Gustavo Dantas reflects on Masters Worlds experience to teach a valuable lesson

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Marcelo Melgaço vs. Gustavo Dantas. Photo: Ivan Trindade

Marcelo Melgaço vs. Gustavo Dantas. Photo: Ivan Trindade

Over the weekend of Nov. 1 & 2, Professor Gustavo Dantas of GMA GD Jiu-Jitsu was one of many who traveled to the Long Beach Pyramid to compete in the Masters Worlds. An avid competitor, leader of a strong team out of Arizona and promoter of mental training. The BJJ Mental Coach took to his blog to explain the outcome of his run at the Worlds.

While he didn’t get the gold, he has no shame or regrets in the performance he was able to have with the tools he had with him. He explains what is necessary in these tournaments and the correct mindset going into it, during it and after.

Check it out:

“Definition of movement: “An organized effort by supporters of a common goal”

First of all, I would like to congratulate all supporters of The BJJ Mental Coach® movement who competed at the 2014 World Masters Championship in Long Beach. I lost in my fourth and final match by one advantage and ended up with second place at the Black Belt/Feather/Master 2. It was not exactly the outcome that I had planned, but I can walk with my head up high and be in peace with myself, knowing that I did the best I could with the tools that I had during that moment. I made some tactical and strategic mistakes that I will have to review and then start working towards improvement.

But why did I call it The BJJ Mental Coach® movement? Because when you see competitors wearing a The BJJ Mental Coach® patch on their gis during competition, they BELIEVE in an idea:

“Always try to perform to the best of your ability and be your best self on and off the mat with the tools and knowledge that you have right now!”

The most frustrating feeling that a competitor can have (in my opinion) is the feeling that you lost to YOURSELF, when the nerves got the best of you and you didn’t perform to the best of your ability. I believe our losses are usually related to four key elements:

1-Technical mistakes

2-Physical conditioning

3-Tactical or strategic mistakes

4-Lack of mental preparation

The first three are easy to fix. The problem is the fourth one, the mental aspect. It takes a lot more work than people think to overcome it. You could have lost your match due to one key element, two, three, or even a combination of all four elements. The point is that when your nerves get the best of you, you are NOT being your best self on the mat, and it sucks! Trust me, I’ve been there many times. It doesn’t mean that you cannot WIN, though. That is not the point. The point is to perform just like you do in practice so you can truly be at peace with yourself. And the first step that helped me to overcome my mental blocks is actually the number one tip of my program, Inner Discovery for Outer Success:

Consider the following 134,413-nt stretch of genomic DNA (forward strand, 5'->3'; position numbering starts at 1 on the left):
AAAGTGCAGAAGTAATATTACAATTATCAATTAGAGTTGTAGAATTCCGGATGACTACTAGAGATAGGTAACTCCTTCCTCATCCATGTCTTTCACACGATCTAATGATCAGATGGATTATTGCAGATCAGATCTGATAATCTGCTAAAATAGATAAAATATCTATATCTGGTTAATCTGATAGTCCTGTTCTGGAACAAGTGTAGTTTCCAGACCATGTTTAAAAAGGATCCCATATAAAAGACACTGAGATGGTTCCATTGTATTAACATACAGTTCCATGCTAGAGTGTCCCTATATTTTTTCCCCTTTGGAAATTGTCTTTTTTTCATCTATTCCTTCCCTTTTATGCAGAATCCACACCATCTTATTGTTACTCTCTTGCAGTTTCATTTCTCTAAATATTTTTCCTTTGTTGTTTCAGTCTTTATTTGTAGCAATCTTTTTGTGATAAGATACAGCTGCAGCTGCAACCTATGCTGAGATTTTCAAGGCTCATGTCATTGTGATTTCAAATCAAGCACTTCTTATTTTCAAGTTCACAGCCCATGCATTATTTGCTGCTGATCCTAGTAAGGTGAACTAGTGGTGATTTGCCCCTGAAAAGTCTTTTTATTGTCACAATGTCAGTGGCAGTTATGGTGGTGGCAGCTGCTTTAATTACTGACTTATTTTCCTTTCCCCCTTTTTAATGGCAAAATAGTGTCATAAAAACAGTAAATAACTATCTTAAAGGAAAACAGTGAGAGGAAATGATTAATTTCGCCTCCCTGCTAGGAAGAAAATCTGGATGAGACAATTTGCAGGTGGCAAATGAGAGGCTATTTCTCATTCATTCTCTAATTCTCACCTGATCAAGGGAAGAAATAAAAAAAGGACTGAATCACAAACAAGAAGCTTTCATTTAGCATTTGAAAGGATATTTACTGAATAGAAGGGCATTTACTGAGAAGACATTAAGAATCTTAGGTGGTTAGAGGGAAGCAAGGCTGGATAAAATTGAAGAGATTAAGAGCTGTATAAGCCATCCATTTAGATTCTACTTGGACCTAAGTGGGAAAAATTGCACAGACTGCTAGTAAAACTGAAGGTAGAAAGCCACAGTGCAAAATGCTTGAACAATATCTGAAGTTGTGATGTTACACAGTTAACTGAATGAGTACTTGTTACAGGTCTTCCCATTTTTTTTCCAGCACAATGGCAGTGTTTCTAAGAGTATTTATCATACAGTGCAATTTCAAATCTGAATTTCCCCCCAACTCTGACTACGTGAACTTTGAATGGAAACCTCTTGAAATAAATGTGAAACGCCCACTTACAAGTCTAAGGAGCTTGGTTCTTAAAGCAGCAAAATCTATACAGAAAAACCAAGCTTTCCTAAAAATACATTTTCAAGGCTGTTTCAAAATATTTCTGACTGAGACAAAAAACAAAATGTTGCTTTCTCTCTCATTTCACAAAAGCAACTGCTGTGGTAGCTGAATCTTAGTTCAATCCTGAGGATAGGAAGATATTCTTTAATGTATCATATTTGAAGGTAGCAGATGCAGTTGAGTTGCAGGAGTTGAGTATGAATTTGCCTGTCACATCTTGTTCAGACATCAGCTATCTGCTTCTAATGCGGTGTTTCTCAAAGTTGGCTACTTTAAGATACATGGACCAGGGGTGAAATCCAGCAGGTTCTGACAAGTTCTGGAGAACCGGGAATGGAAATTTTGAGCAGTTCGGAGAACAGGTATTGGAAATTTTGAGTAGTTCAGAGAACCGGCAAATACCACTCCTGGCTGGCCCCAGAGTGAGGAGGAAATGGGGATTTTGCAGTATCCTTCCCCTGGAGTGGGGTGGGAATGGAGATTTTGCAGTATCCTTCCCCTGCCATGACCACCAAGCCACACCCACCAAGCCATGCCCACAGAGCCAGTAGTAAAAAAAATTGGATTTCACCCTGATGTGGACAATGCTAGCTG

You are who you are, NOT what you do. Winning or losing a tournament will not make you a better or worse worthwhile person. The fear of failure, the fear of disappointing others (your coach, teammates, and/or family members), the fear of being judged if you don’t meet others’ expectations of your performance—these feelings hold SO many competitors back from performing to the best of their ability and being their best self on the mat. (They held me back for a long time.)

Keep one thing in mind: people who really love you and care about you will be there for you no matter what, winning or losing. Don’t let fear control your performance and/or your life, preventing you from pursuing your personal goals, dreams, and aspirations that you might have and performing to the best of your ability ON and OFF the mat. That is right—we need to perform to the best of our abilities every day! We need to be the best parent that we can be, the best husband/wife, business owner and so forth. Become a champion ON and OFF the mat.

This year was a great competition year for me! I have zero complaints, just appreciation. I’ve learned SO much about Jiu-Jitsu and about myself, including an appreciation for being healthy, for all the supportive people in my life, for living my teenage dream of teaching Jiu-Jitsu, for living, and for living my life purpose 100%.”

Follow more valuable lessons from Gustavo Dantas at

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